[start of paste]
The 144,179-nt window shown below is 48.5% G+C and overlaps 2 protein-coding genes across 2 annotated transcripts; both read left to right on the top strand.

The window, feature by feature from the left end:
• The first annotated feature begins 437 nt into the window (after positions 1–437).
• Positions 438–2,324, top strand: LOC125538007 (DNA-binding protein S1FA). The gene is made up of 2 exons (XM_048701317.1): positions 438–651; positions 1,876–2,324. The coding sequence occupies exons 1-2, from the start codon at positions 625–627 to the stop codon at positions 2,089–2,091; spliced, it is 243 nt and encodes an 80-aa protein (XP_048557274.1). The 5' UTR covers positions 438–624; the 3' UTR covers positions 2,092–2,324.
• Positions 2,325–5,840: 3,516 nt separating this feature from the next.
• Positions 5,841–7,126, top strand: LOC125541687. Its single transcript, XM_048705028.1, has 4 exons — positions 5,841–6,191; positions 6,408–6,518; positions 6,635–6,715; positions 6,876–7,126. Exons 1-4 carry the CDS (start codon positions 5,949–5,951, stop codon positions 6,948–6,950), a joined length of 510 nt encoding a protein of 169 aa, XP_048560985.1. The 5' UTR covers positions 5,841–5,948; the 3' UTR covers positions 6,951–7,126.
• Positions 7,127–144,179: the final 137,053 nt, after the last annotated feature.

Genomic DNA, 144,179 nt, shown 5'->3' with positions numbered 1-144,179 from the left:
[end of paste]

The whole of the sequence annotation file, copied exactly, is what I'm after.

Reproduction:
The 144,179-nt window shown below is 48.5% G+C and overlaps 2 protein-coding genes across 2 annotated transcripts; both read left to right on the top strand.

The window, feature by feature from the left end:
• The first annotated feature begins 437 nt into the window (after positions 1–437).
• Positions 438–2,324, top strand: LOC125538007 (DNA-binding protein S1FA). The gene is made up of 2 exons (XM_048701317.1): positions 438–651; positions 1,876–2,324. The coding sequence occupies exons 1-2, from the start codon at positions 625–627 to the stop codon at positions 2,089–2,091; spliced, it is 243 nt and encodes an 80-aa protein (XP_048557274.1). The 5' UTR covers positions 438–624; the 3' UTR covers positions 2,092–2,324.
• Positions 2,325–5,840: 3,516 nt separating this feature from the next.
• Positions 5,841–7,126, top strand: LOC125541687. Its single transcript, XM_048705028.1, has 4 exons — positions 5,841–6,191; positions 6,408–6,518; positions 6,635–6,715; positions 6,876–7,126. Exons 1-4 carry the CDS (start codon positions 5,949–5,951, stop codon positions 6,948–6,950), a joined length of 510 nt encoding a protein of 169 aa, XP_048560985.1. The 5' UTR covers positions 5,841–5,948; the 3' UTR covers positions 6,951–7,126.
• Positions 7,127–144,179: the final 137,053 nt, after the last annotated feature.

Genomic DNA, 144,179 nt, shown 5'->3' with positions numbered 1-144,179 from the left: